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Media Views: Remember when radio shows took calls? They're back on KMOX baseball program

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Matt Pauley is on the air Wednesday, July 27, 2022, on KMOX (1120 AM) with the "Extra Innings" show, which now is taking calls from listeners.

You’re back!

You, the sports fans, again can have a voice on local radio.

KMOX newcomer Matt Pauley has reinstated a key element that helped mold the station’s lofty status in broadcasting history, putting callers on the air to interact with the host. Legendary KMOX (1120 AM) general manager Robert Hyland is credited with founding the call-in format, with “At Your Service” and “Open Line” programming in the 1960s. It was social media before there was social media.

But in recent years, it has been more of a “Closed Line” approach, as interactions with listeners have been few. That path is followed at other stations in the market, on which jabber from the hosts and their guests also is the preferred method.

But Pauley, a native St. Louisan who recently returned home after making his latest stop in Milwaukee, is bringing back listener involvement on the “Extra Innings” show. It’s the local portion of Cardinals postgame programming that follows the team’s radio network’s coverage, which he hosts on weeknights.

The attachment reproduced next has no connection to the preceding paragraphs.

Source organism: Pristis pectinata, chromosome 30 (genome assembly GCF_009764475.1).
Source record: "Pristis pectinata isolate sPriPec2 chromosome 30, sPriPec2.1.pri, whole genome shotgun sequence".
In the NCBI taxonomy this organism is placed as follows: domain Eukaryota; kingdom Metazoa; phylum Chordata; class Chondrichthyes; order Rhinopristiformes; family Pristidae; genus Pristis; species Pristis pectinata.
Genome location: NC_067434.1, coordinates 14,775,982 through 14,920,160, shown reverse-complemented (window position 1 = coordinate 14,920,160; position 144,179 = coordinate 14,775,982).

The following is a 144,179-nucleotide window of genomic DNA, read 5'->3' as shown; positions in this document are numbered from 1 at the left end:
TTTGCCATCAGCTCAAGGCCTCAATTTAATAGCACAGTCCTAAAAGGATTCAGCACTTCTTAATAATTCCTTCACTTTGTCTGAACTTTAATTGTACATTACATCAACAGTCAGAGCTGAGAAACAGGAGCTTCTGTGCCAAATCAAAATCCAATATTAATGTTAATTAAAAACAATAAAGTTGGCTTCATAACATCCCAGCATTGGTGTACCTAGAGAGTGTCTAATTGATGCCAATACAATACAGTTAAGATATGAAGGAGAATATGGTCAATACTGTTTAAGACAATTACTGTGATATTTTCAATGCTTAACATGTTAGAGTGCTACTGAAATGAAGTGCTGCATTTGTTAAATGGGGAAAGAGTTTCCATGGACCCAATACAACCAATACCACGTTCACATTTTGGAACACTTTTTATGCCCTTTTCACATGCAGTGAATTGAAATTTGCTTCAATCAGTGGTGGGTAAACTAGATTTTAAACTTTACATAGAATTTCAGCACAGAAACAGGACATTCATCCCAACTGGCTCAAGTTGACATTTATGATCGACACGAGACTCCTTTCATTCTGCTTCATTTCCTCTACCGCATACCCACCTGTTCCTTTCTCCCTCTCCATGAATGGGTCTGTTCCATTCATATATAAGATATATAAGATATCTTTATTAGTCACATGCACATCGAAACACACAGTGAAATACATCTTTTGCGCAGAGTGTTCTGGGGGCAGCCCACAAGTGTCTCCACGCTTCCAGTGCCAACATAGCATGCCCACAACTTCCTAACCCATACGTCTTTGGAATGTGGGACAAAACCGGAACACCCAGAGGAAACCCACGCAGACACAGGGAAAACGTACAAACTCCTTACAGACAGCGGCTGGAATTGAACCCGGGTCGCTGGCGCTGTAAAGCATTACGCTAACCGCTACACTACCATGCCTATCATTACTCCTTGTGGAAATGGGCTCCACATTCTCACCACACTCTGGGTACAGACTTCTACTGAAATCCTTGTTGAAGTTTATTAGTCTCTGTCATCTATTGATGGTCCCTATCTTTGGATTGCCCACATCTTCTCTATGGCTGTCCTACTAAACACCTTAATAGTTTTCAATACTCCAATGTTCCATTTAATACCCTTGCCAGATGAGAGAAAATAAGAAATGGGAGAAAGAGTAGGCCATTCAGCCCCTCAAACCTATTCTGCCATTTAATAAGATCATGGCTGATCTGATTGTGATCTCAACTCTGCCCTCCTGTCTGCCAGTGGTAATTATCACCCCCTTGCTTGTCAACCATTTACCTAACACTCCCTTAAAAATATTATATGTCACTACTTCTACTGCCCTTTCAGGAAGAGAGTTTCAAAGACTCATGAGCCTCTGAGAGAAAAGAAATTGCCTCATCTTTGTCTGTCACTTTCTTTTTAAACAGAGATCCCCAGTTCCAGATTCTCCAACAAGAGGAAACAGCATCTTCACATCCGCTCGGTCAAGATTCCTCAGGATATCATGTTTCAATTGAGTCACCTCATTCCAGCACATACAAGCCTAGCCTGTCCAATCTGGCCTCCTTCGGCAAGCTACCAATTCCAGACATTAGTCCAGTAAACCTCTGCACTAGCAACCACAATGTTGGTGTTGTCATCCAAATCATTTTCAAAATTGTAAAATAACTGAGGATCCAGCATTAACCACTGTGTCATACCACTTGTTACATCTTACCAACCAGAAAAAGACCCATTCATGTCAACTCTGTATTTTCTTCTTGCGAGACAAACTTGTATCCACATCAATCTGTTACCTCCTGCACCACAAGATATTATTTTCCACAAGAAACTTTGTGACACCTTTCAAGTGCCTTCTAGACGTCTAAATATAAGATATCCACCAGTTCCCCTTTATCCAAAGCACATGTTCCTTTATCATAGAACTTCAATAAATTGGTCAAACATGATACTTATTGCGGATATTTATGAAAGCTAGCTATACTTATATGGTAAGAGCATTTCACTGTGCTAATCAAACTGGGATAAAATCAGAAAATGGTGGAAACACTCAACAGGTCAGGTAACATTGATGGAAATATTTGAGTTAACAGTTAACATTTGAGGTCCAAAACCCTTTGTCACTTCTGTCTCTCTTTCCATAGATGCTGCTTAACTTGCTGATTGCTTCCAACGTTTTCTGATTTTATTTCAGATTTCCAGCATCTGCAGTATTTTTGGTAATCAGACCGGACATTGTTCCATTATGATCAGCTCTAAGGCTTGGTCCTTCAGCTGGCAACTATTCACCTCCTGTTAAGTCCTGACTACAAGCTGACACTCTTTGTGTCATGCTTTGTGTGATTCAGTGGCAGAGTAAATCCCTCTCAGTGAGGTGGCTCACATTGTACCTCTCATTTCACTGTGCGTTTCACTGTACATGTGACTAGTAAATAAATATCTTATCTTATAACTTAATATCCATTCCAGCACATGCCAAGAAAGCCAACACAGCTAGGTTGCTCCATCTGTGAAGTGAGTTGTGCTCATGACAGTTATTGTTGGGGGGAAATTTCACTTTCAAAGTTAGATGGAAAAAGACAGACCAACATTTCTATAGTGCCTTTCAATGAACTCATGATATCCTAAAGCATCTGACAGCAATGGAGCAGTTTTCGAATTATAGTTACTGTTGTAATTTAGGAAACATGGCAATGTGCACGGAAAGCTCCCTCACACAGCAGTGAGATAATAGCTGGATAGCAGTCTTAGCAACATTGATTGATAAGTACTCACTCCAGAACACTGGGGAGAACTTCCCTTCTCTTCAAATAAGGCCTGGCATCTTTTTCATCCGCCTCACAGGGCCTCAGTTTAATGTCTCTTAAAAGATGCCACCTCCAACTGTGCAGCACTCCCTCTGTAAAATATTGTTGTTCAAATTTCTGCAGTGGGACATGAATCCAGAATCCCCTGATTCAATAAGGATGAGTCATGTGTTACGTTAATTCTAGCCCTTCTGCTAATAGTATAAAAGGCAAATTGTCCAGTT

“This is what I live for, the baseball conversation and it absolutely 100% is a conversation,” he said on the air Tuesday, the first time he took calls. “You are going to be a big part of the ‘Extra Innings’ show moving forward. ... We are going to talk on an every-night basis.”

Great move. These recap shows usually are predictable and boring, a rundown of stats and game rehashes with perhaps a preview of the next day’s action.

Early explosion

Pauley was rewarded with fireworks from the first call he took.

A fellow named “Steve” was cordial at the start but quickly erupted about the topic of the week — the absence of the Cards’ top two players, Paul Goldschmidt and Nolan Arenado, because they are unvaccinated against the coronavirus and thus were not allowed into Canada for the team’s two games in Toronto.

“Appreciate the forum to talk,” the caller said after the Cardinals’ 10-3 loss before cutting loose. “I’m white-hot mad about this game, very frustrated that we didn’t come in with a full squad. I respect Nolan and I respect Paul but ... if you have to be vaccinated to do your job, get vaccinated.”

Pauley pointed out that it was the pitching that was the problem that night. But he did acknowledge that the game might have played out differently if the absent players would have been in the lineup. Had Goldschmidt and/or Arenado helped get the Cardinals the lead before the bullpen collapsed late in the contest (it was tied 3-3 in the sixth inning), the relievers used probably would have been different.